UNESCO

UNESCO-UNFCCC webinar: How Climate Change Knowledge Can Become Action

Tune into the first season of UNESCO-UNFCCC’s Webinar Series, Climate Change Education for Social Transformation: On the Road to COP27, which is dedicated to the goal of greening every education policy and curriculum to be climate ready. Taking place on the last Tuesday of every month, each episode will explore the critical role of climate change education, and how to harness its transformative power, in leading up to COP27.

About this month’s session, the second webinar of the series, “How Climate Change Knowledge Can Become Action:”

It is important that education policies, curriculum and pedagogies go beyond focusing on the cognitive knowledge and engage learners in their hearts and hands to lead profound changes in our societies towards sustainability. The second session questions the dominance of cognitive knowledge in education policies and investigates what needs to be integrated into curriculum to empower learners as agents of change towards the climate crisis.

Register here: unesco-org.zoom.us/webinar/register/WN_cfnJlyG0R4a_Vzze7bKdtg

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CoNGO Notes: For more information on the NGO Committee on Sustainable Development-NY, please visit ngocsd-ny.org. For more information on the NGO Committee on Sustainable Development-Vienna, please visit congocsd.wordpress.com. For more information on the NGO Committee on Disarmament, Peace, and Security, please visit ngocdps.wordpress.com. For more information on the NGO Committee on Financing for Development, please visit ngosonffd.org

UNESCO and Multilingualism: A Dialogue Forum

The NGO Committee on Language and Languages presents

UNESCO and Multilingualism: A Dialogue Forum

18 May 2022

REGISTER HERE

For over 70 years, the United Nations Educational, Scientific and Cultural Organization (UNESCO) has been a leading voice on multilingualism.  Today, it engages in numerous initiatives to advance linguistic diversity.  In this forum, UNESCO staff members working on multilingual education, the World Atlas of Languages (WAL), and the International Decade of Indigenous Languages (IDIL) discuss ongoing initiatives and forthcoming developments.  The session follows a show-and-tell and conversation format to facilitate dialogue.  Representatives of NGOs, Secretariat and UN agency staff, and colleagues from Member States are welcome to attend.  A business meeting of the NGO Committee on Language and Languages will take place during the final 40 minutes.

Event Details

The NGO Committee on Language and Languages (CoLL) is hosting the dialogue forum virtually on 18 May 2022.

08:45-11:00 – New York
14:45-17:00 – Geneva
15:45-18:00 – Nairobi
19:45-22:00 – Bangkok

Registration

Representatives of NGOs, Secretariat and UN agency staff, and colleagues from Member States are welcome to attend.   There is no fee, but preregistration is required.  Register here as soon as possible, but no later than 16 May.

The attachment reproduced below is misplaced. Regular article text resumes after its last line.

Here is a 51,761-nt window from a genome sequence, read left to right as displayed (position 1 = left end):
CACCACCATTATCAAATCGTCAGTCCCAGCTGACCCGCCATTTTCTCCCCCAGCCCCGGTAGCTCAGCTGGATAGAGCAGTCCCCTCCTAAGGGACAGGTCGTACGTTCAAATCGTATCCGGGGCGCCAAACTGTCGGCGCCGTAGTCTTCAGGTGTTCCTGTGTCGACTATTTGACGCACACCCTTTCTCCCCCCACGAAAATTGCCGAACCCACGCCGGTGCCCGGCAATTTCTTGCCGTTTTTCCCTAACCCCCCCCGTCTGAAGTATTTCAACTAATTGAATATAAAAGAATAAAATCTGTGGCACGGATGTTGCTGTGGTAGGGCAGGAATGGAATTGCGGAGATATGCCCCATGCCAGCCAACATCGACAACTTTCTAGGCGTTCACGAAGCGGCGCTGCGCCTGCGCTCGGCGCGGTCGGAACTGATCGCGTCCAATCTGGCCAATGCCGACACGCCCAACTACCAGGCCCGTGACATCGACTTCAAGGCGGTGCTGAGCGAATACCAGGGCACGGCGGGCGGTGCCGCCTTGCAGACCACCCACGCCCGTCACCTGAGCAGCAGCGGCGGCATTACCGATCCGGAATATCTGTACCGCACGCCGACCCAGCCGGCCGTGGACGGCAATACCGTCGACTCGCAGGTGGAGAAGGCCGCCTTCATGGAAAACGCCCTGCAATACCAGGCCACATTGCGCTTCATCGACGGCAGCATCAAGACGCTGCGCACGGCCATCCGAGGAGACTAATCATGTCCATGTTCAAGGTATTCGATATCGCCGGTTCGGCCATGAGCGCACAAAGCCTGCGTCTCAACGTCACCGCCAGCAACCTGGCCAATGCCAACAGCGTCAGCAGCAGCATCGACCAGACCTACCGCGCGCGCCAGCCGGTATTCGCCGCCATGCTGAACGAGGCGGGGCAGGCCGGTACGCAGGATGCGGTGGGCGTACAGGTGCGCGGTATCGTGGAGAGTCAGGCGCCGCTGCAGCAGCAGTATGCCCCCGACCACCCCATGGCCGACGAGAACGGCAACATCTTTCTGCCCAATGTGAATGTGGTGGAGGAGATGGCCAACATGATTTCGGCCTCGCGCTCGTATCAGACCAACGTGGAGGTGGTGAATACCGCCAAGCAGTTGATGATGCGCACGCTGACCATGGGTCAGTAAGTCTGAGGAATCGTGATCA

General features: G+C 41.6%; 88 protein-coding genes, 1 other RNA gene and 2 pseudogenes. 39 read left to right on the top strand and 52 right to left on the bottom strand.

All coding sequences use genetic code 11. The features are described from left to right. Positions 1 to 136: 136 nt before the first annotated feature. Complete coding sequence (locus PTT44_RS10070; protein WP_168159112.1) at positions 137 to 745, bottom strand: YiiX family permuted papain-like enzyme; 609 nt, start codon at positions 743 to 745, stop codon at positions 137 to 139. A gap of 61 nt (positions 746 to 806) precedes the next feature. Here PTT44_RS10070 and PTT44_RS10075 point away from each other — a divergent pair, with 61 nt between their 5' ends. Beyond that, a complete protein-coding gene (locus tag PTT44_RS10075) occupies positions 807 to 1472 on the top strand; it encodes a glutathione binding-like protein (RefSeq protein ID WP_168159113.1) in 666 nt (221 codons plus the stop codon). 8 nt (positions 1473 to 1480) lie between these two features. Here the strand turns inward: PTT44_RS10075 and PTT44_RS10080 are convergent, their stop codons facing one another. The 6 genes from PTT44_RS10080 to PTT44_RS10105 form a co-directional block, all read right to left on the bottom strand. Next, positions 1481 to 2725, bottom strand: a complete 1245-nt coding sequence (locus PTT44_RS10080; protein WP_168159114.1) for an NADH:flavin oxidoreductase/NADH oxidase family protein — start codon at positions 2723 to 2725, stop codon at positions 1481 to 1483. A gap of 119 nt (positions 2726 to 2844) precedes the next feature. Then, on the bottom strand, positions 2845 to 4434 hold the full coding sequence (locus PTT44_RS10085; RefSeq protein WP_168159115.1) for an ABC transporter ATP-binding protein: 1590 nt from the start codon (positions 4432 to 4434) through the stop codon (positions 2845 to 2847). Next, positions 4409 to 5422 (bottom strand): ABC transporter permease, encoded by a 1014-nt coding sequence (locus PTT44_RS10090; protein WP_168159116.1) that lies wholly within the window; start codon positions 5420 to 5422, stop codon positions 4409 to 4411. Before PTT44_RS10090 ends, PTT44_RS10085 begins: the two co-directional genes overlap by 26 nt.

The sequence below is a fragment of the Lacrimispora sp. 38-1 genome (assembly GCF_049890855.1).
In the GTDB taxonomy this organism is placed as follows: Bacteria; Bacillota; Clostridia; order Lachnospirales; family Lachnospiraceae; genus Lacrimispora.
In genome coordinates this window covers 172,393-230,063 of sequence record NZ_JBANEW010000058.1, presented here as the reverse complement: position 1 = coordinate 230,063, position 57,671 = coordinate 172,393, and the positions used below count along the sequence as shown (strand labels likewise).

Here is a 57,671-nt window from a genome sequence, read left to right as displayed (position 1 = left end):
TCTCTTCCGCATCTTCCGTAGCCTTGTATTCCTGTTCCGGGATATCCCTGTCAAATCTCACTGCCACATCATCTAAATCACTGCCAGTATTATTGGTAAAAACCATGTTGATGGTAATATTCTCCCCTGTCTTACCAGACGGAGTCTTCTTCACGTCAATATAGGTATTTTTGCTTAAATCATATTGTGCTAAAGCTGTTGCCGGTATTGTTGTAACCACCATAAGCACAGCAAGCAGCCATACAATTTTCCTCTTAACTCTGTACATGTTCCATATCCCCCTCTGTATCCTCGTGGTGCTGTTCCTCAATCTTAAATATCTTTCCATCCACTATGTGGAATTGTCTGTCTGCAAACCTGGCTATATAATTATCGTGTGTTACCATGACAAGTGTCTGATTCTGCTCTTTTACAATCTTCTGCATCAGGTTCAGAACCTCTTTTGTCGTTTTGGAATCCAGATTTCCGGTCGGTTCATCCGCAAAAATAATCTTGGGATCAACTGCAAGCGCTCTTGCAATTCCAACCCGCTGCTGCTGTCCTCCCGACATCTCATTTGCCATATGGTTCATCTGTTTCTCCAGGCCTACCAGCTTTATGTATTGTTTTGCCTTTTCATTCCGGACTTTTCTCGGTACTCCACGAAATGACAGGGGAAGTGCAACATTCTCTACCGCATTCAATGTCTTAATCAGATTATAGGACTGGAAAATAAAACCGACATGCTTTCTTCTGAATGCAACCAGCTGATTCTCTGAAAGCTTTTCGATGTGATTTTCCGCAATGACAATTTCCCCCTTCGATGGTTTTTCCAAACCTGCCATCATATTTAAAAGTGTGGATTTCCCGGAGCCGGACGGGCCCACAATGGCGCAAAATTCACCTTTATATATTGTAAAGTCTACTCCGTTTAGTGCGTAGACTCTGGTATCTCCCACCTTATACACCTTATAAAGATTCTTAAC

Programme

8:45-9:00am Sign In

9:00-9:05am   Francis M. Hult – Introduction

Interim Vice-Chair, NGO Committee on Language and Languages

9:05-9:10am   Eliot Minchenberg – Welcome

Director of Office and UNESCO Representative to the United Nations in New York

9:10-9:30am   Noro Andriamiseza Ingarao – Multilingual Education

Programme Specialist in Education, UNESCO

9:30-9:50am   Irmgarda Kasinskaite – International Decade of Indigenous Languages

Advisor, Communication and Information, UNESCO

9:50-10:10am Bhanu Neupane – World Atlas of Languages

Advisor, Open Access to Scientific Information and ICT & Sciences, UNESCO

10:10-10:20am General Discussion about the Multilingual Initiatives of UNESCO

10:20-11:00am CoLL Business Meeting

Humphrey Tonkin, presiding

Interim Chair, NGO Committee on Language and Languages

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CoNGO Notes: This event is held the NGO Committee on Language and Languages, a substantive committee of the Conference of Non-Governmental Organizations in Consultative Relationship with the United Nations (CoNGO). Learn more about this Committee and how you may collaborate with it by visiting substantive committees.

World Press Freedom Day: Journalism Under Digital Siege

New York Observance of the 2022 World Press Freedom Day: Journalism Under Digital Siege

In 1993, the UN General Assembly proclaimed 3 May as World Press Freedom Day following a recommendation adopted at the twenty-sixth session of UNESCO’s General Conference in 1991. It serves as an occasion to inform citizens of the violations of press freedom and remind governments of the need to respect their commitment to press freedom. It is a day to reflect on issues of press freedom and professional ethics as well as to support media professionals, who are the targets of the restraint, or abolition, of press freedom. Equally important, World Press Freedom Day recognizes and remembers journalists who lost their lives in the pursuit of a story.